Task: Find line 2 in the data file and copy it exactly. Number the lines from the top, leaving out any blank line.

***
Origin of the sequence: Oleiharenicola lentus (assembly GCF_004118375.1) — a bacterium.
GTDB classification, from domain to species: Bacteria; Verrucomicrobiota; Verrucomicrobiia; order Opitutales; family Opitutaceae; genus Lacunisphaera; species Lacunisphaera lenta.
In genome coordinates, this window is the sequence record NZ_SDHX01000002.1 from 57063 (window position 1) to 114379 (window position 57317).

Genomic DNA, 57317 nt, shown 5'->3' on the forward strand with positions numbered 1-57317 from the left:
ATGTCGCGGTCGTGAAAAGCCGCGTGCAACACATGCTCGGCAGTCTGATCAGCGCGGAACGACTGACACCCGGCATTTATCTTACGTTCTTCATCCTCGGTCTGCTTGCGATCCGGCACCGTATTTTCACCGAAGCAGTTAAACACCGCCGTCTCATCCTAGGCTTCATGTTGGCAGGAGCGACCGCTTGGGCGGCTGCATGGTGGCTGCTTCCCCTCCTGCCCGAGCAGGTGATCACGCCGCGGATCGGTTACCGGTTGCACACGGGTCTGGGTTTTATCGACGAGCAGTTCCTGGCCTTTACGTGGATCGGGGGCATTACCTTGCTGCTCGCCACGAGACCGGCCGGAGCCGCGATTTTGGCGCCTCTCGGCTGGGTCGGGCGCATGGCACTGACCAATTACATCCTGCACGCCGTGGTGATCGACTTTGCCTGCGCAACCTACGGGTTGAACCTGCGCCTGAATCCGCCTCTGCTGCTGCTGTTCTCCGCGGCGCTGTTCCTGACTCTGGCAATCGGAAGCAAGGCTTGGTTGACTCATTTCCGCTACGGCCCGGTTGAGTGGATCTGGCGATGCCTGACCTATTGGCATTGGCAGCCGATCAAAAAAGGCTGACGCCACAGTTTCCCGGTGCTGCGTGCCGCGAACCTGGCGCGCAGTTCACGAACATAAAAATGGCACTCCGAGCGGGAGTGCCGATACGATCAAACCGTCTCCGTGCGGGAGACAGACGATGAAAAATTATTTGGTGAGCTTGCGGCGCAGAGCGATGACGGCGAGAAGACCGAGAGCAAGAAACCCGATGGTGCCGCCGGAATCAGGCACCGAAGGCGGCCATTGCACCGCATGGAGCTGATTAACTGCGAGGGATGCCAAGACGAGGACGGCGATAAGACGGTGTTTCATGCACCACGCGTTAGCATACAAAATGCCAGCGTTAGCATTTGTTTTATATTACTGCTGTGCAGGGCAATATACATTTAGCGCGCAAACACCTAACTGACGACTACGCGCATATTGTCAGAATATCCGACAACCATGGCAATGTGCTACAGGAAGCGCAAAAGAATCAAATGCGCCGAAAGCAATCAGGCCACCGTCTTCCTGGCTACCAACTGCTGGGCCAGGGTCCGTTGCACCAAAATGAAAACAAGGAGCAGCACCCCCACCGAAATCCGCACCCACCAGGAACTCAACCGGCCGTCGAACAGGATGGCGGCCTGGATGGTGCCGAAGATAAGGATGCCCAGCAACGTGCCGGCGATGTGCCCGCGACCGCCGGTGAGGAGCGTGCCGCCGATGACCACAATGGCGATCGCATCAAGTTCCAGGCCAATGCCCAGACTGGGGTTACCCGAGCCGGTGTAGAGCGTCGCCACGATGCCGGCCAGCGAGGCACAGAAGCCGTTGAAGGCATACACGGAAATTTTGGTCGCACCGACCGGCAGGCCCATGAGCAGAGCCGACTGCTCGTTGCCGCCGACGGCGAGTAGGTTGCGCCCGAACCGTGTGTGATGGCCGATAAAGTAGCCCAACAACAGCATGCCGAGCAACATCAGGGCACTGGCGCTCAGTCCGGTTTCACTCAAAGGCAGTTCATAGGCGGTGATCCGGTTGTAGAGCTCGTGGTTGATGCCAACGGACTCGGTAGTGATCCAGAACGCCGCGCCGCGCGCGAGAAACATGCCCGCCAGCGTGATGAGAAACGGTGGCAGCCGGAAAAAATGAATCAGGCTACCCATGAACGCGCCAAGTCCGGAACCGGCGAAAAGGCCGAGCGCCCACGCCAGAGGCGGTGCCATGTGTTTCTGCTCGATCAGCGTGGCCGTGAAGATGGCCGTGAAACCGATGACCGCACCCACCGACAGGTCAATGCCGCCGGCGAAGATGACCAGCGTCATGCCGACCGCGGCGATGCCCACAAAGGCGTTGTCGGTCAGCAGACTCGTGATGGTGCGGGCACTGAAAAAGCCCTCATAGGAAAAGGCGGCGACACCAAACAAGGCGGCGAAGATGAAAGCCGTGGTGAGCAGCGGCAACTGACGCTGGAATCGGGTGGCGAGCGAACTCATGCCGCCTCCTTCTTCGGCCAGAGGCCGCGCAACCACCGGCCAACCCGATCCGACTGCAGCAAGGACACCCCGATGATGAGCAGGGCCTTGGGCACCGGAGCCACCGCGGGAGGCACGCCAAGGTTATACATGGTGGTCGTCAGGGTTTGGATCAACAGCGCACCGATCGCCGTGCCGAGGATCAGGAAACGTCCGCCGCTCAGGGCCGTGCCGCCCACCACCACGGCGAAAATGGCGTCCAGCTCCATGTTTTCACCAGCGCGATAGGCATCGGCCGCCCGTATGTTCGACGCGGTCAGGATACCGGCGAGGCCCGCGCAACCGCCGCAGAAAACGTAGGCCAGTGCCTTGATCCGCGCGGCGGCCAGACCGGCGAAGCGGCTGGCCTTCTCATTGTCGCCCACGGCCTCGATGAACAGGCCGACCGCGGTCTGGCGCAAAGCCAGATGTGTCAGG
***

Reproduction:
GTDB classification, from domain to species: Bacteria; Verrucomicrobiota; Verrucomicrobiia; order Opitutales; family Opitutaceae; genus Lacunisphaera; species Lacunisphaera lenta.